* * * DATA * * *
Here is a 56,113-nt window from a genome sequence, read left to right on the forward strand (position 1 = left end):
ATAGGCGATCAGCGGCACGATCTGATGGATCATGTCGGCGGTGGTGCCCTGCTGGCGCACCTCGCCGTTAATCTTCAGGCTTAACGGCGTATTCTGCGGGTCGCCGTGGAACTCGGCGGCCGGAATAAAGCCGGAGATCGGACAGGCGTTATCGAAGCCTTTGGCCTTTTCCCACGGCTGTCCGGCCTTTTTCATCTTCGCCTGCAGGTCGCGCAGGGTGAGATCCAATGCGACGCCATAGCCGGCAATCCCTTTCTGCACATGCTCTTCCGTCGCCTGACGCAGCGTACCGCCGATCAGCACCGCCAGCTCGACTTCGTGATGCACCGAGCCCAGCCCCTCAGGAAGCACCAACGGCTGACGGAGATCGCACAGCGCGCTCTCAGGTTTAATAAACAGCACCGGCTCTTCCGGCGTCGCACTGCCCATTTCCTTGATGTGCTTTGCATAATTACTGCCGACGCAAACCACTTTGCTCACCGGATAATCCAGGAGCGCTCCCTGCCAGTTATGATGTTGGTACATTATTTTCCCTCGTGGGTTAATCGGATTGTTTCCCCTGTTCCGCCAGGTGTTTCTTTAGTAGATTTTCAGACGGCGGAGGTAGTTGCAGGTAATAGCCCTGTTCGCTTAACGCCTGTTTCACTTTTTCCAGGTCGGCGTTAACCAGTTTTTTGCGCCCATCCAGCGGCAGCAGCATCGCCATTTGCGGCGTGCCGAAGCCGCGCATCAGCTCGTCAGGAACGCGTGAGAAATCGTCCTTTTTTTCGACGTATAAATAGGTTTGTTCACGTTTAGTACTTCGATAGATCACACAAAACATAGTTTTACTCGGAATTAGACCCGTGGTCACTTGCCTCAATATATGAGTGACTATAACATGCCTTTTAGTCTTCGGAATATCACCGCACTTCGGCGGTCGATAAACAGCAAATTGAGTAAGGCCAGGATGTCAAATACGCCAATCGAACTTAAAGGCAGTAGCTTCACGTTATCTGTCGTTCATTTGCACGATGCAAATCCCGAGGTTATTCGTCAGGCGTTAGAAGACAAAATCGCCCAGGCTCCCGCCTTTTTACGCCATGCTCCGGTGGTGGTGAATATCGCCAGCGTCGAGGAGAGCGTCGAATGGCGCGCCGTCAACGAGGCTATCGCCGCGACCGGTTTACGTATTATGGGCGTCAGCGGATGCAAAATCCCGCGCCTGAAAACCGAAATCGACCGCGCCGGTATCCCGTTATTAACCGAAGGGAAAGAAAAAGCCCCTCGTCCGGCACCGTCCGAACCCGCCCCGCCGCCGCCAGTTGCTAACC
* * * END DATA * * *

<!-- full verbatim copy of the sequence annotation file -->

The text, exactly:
Here is a 56,113-nt window from a genome sequence, read left to right on the forward strand (position 1 = left end):
ATAGGCGATCAGCGGCACGATCTGATGGATCATGTCGGCGGTGGTGCCCTGCTGGCGCACCTCGCCGTTAATCTTCAGGCTTAACGGCGTATTCTGCGGGTCGCCGTGGAACTCGGCGGCCGGAATAAAGCCGGAGATCGGACAGGCGTTATCGAAGCCTTTGGCCTTTTCCCACGGCTGTCCGGCCTTTTTCATCTTCGCCTGCAGGTCGCGCAGGGTGAGATCCAATGCGACGCCATAGCCGGCAATCCCTTTCTGCACATGCTCTTCCGTCGCCTGACGCAGCGTACCGCCGATCAGCACCGCCAGCTCGACTTCGTGATGCACCGAGCCCAGCCCCTCAGGAAGCACCAACGGCTGACGGAGATCGCACAGCGCGCTCTCAGGTTTAATAAACAGCACCGGCTCTTCCGGCGTCGCACTGCCCATTTCCTTGATGTGCTTTGCATAATTACTGCCGACGCAAACCACTTTGCTCACCGGATAATCCAGGAGCGCTCCCTGCCAGTTATGATGTTGGTACATTATTTTCCCTCGTGGGTTAATCGGATTGTTTCCCCTGTTCCGCCAGGTGTTTCTTTAGTAGATTTTCAGACGGCGGAGGTAGTTGCAGGTAATAGCCCTGTTCGCTTAACGCCTGTTTCACTTTTTCCAGGTCGGCGTTAACCAGTTTTTTGCGCCCATCCAGCGGCAGCAGCATCGCCATTTGCGGCGTGCCGAAGCCGCGCATCAGCTCGTCAGGAACGCGTGAGAAATCGTCCTTTTTTTCGACGTATAAATAGGTTTGTTCACGTTTAGTACTTCGATAGATCACACAAAACATAGTTTTACTCGGAATTAGACCCGTGGTCACTTGCCTCAATATATGAGTGACTATAACATGCCTTTTAGTCTTCGGAATATCACCGCACTTCGGCGGTCGATAAACAGCAAATTGAGTAAGGCCAGGATGTCAAATACGCCAATCGAACTTAAAGGCAGTAGCTTCACGTTATCTGTCGTTCATTTGCACGATGCAAATCCCGAGGTTATTCGTCAGGCGTTAGAAGACAAAATCGCCCAGGCTCCCGCCTTTTTACGCCATGCTCCGGTGGTGGTGAATATCGCCAGCGTCGAGGAGAGCGTCGAATGGCGCGCCGTCAACGAGGCTATCGCCGCGACCGGTTTACGTATTATGGGCGTCAGCGGATGCAAAATCCCGCGCCTGAAAACCGAAATCGACCGCGCCGGTATCCCGTTATTAACCGAAGGGAAAGAAAAAGCCCCTCGTCCGGCACCGTCCGAACCCGCCCCGCCGCCGCCAGTTGCTAACC